One regret I have in regards to my time getting a BFA is that I never took a real graphic design class. I did some mild stuff while taking an animation class, but I still felt pretty unfamiliar with the likes of Illustrator and Photoshop. I’ve learned a thing or two about a thing or two by trial and error (or, rather, I NEED TO FIGURE OUT HOW TO DO THIS NOW THE SUBMISSION DEADLINE IS TOMORROW-esque urgency), but didn’t take the time to really indulge the genuine design-ey inclinations that I have until I graduated and opened up my humble little store on print-on-demand site redbubble.
Like a lot of young girls who were into girly things, I went through a phase of wanting to be a chic fashion designer. A desire I mostly explored by playing the Barbie Fashion Designer CD-ROM game for hours on end:
When I started my store and saw that I could put my work on things like tee shirts, pillows, and (newly) pouches, all these long-buried emotions came roaring back. Problem is, a lot of my work just doesn’t, well, work on things like tee shirts. So I’ve been playing with how to make painterly graphics to mix and match with by painting with acrylic on duralar transparency:
I simply paint on the transparency, scan it at a high resolution, and rid of all the white/ close to white areas (super simple, as my skilz still aren’t too impressive.) Then maybe some mild cleanup and color adjusting. I know this is total baby stuff, but I really enjoy playing around like this. I had this one printed on another baseball tee (MY LAST ONE, I SWEAR) and it surprisingly came out pretty true to the bright colors in the file (which won’t always happen when printing on shirts.)
I’m goin’ all the way to the top for you, Barbie. I really like that I can use the skills that I already have (painting) with a little graphics know-how to make these fun little designs.
If you’re so inclined, you can purchase my tee shirt [here] or peruse my redbubble portfolio [here]
I’m beginning to notice a pattern wherein during the times when I don’t quite know what to paint with my “core” work, i.e my oil paintings, I frequently retreat to fiddling around with watercolor. Although, like a lot of painters whose preference is to work in oils, watercolor’s unpredictability and permanence tends to frustrate me. However, over the years of working off and on with the medium, I’ve started to get more comfortable. Not to mention, I work small and on pretty inexpensive (none of that 300lb stuff) paper, so I’m okay with it not turning out great every time and simply being happy when it does.
Previously, I’ve only been interested in non-objective forays into watercolor. Recently, however, I’ve become interested in portraiture. Stylized, of course.
Doe Eyes, watercolor on hot press. By Megan Koth. Prints, etc. available from my store.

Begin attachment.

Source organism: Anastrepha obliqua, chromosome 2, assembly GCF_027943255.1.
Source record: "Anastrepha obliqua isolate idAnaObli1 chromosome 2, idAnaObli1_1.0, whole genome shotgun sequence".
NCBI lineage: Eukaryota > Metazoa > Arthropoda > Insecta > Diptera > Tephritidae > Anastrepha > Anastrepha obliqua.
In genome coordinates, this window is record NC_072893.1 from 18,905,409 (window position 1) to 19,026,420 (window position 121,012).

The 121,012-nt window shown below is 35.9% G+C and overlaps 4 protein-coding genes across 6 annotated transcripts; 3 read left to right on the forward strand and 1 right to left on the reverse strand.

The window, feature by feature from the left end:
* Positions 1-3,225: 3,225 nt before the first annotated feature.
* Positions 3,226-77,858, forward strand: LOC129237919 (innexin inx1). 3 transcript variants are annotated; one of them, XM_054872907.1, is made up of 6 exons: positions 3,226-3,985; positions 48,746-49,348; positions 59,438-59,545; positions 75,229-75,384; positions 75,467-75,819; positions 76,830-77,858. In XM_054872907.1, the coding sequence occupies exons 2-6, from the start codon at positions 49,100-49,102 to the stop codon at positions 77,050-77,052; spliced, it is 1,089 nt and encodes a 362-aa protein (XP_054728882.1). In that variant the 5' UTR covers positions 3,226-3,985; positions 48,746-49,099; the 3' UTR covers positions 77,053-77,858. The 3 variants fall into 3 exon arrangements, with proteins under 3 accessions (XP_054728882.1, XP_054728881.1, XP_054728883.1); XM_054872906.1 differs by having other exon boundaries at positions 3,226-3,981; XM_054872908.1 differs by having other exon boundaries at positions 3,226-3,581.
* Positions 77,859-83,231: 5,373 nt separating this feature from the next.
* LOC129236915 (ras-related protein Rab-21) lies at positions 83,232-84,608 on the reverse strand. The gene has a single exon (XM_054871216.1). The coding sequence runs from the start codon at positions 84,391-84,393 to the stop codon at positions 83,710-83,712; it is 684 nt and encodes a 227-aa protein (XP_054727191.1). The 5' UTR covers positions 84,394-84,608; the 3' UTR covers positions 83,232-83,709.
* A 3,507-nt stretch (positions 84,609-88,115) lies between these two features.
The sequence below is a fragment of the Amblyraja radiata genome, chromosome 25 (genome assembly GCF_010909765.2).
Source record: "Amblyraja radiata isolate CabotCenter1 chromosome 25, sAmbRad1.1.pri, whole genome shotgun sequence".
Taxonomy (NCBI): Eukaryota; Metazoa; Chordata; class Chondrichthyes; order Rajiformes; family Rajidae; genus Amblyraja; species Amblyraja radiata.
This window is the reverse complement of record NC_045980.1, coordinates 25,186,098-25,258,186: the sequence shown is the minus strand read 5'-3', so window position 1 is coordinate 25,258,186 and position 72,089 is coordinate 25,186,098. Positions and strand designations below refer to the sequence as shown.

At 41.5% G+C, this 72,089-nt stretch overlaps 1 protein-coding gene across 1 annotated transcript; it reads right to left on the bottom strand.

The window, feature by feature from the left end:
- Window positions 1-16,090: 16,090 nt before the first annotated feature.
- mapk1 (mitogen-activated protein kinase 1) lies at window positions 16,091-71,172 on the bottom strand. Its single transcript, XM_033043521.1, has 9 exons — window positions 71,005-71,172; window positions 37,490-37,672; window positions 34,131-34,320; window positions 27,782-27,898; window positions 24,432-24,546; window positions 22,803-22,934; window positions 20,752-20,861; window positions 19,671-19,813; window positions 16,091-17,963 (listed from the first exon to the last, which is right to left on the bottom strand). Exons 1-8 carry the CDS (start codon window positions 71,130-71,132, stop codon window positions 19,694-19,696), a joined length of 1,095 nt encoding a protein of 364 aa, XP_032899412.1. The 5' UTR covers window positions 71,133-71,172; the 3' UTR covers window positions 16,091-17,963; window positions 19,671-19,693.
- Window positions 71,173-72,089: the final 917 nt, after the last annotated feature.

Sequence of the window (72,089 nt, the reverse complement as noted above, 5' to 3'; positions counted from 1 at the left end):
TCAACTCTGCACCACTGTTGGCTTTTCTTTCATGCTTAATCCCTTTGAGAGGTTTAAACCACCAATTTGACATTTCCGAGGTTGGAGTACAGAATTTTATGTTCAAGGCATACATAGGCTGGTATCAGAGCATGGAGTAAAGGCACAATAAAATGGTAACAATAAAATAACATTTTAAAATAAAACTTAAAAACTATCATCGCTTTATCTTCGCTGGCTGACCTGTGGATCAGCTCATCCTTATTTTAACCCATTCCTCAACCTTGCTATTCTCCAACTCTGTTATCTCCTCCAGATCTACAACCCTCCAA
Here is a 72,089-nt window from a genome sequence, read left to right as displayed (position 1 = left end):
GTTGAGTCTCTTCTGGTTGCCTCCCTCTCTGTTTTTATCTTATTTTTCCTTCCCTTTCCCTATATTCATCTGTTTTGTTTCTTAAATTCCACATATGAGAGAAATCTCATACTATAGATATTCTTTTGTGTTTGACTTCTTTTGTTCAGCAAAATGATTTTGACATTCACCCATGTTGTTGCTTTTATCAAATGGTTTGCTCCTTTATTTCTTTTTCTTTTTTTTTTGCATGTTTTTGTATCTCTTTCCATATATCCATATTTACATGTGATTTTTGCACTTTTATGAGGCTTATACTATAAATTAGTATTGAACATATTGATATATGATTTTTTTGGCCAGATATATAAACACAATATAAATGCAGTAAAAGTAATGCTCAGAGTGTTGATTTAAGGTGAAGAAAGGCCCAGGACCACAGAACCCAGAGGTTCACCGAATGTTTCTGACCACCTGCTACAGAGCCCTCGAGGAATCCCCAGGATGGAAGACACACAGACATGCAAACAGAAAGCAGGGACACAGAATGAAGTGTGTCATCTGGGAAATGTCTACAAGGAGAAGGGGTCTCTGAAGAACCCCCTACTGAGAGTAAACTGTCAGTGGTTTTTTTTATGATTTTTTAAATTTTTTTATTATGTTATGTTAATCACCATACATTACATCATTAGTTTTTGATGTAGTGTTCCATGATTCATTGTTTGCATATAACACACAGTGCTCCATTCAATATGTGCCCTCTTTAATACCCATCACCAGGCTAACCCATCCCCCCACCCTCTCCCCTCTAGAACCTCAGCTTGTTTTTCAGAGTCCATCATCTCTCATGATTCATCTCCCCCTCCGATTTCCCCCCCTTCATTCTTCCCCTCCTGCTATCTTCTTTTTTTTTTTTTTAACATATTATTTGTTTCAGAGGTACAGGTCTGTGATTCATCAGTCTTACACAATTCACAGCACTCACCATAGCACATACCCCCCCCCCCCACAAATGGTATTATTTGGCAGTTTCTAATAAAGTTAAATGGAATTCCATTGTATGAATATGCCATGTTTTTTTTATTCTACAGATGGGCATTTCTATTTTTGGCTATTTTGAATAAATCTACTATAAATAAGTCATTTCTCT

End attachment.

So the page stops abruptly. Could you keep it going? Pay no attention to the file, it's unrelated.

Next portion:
Doe Eyes III, watercolor on hot press. By Megan Koth. Prints, etc available from my store.
Sometimes, it can be beneficial to use a medium that you’re not all that invested in. Although it doesn’t always work out, during the times that it does, the results can be refreshingly interesting.
Being a college student often means having a tight wallet. For me, this means that I do a lot of window shopping and daydreaming if I’m out and about. Partly because I want to gather ideas on things I can make myself (although, I have to admit, I rarely ever actually do.) However! Recently I did craft a little something. Well, rather made a “modification.” I was browsing anthropologie, and came across these bags (ipad cases? Envelope clutches?):
Being resourceful, and self aware enough to realize “hey! I can paint things too!” I thought “I ain’t buying no damn $300 bag! I’ll make one myself!” Unfortunately, I didn’t have any thick canvas/muslin of my own to make the envelope clutch-base to paint on. And so the project went unfulfilled, but stewed in my mind for a few weeks. Then, as I was looking through my closet for things to purge, I found an old Liz Claiborne bag that I’d never used and likely got for $5.00 at Marshalls. It was then that I realized “woah! I could, like, paint on this!” It’s a cheap purse so it’s made out of plastic anyway (perfect for acrylic.) Here is the fruit of my labor:
I’m pretty proud of it. What’s also great is that whenever I get sick of this image, I can always paint another scene over it. All I used were the acrylic paints that I use for my artwork. I also put a thin layer of soft gel gloss over the top to protect it a bit. That’s it! No sewing, measuring, or (for me) buying any new supplies. Just go out to Goodwill, find a cheap bag (shouldn’t be hard), preferably made out of vinyl or some kind of plastic-like material (I wouldn’t use leather), and channel your inner art-eest!